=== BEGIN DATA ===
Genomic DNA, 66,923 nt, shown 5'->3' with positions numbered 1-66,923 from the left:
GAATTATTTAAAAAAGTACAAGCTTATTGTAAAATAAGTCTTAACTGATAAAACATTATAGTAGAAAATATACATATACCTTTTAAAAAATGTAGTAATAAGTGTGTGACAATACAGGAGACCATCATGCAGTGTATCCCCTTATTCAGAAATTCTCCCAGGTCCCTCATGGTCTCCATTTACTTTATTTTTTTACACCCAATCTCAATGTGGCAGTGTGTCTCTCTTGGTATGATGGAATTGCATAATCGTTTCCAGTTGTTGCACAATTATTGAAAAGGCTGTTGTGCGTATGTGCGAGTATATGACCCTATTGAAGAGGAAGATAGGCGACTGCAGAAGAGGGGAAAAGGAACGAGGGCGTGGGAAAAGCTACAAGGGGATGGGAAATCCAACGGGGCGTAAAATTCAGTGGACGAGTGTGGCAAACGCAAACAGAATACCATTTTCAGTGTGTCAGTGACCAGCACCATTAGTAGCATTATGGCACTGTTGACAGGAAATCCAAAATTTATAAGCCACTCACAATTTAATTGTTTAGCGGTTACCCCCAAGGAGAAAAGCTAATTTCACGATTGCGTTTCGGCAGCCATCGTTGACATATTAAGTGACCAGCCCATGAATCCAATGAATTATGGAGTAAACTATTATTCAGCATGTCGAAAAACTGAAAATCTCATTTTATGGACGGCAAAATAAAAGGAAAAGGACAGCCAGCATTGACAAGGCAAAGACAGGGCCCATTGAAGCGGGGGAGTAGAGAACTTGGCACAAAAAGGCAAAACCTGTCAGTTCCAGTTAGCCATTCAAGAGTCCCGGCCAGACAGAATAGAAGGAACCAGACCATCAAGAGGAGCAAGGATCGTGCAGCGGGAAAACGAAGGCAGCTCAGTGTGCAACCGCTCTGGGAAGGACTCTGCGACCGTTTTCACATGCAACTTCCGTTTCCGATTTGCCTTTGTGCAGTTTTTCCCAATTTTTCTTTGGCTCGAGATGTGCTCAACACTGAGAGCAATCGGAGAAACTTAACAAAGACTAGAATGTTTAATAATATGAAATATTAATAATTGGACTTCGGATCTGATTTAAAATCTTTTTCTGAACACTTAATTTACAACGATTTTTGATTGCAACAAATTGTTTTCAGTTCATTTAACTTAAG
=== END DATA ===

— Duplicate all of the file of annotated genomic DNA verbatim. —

Genomic DNA, 66,923 nt, shown 5'->3' with positions numbered 1-66,923 from the left:
GAATTATTTAAAAAAGTACAAGCTTATTGTAAAATAAGTCTTAACTGATAAAACATTATAGTAGAAAATATACATATACCTTTTAAAAAATGTAGTAATAAGTGTGTGACAATACAGGAGACCATCATGCAGTGTATCCCCTTATTCAGAAATTCTCCCAGGTCCCTCATGGTCTCCATTTACTTTATTTTTTTACACCCAATCTCAATGTGGCAGTGTGTCTCTCTTGGTATGATGGAATTGCATAATCGTTTCCAGTTGTTGCACAATTATTGAAAAGGCTGTTGTGCGTATGTGCGAGTATATGACCCTATTGAAGAGGAAGATAGGCGACTGCAGAAGAGGGGAAAAGGAACGAGGGCGTGGGAAAAGCTACAAGGGGATGGGAAATCCAACGGGGCGTAAAATTCAGTGGACGAGTGTGGCAAACGCAAACAGAATACCATTTTCAGTGTGTCAGTGACCAGCACCATTAGTAGCATTATGGCACTGTTGACAGGAAATCCAAAATTTATAAGCCACTCACAATTTAATTGTTTAGCGGTTACCCCCAAGGAGAAAAGCTAATTTCACGATTGCGTTTCGGCAGCCATCGTTGACATATTAAGTGACCAGCCCATGAATCCAATGAATTATGGAGTAAACTATTATTCAGCATGTCGAAAAACTGAAAATCTCATTTTATGGACGGCAAAATAAAAGGAAAAGGACAGCCAGCATTGACAAGGCAAAGACAGGGCCCATTGAAGCGGGGGAGTAGAGAACTTGGCACAAAAAGGCAAAACCTGTCAGTTCCAGTTAGCCATTCAAGAGTCCCGGCCAGACAGAATAGAAGGAACCAGACCATCAAGAGGAGCAAGGATCGTGCAGCGGGAAAACGAAGGCAGCTCAGTGTGCAACCGCTCTGGGAAGGACTCTGCGACCGTTTTCACATGCAACTTCCGTTTCCGATTTGCCTTTGTGCAGTTTTTCCCAATTTTTCTTTGGCTCGAGATGTGCTCAACACTGAGAGCAATCGGAGAAACTTAACAAAGACTAGAATGTTTAATAATATGAAATATTAATAATTGGACTTCGGATCTGATTTAAAATCTTTTTCTGAACACTTAATTTACAACGATTTTTGATTGCAACAAATTGTTTTCAGTTCATTTAACTTAAG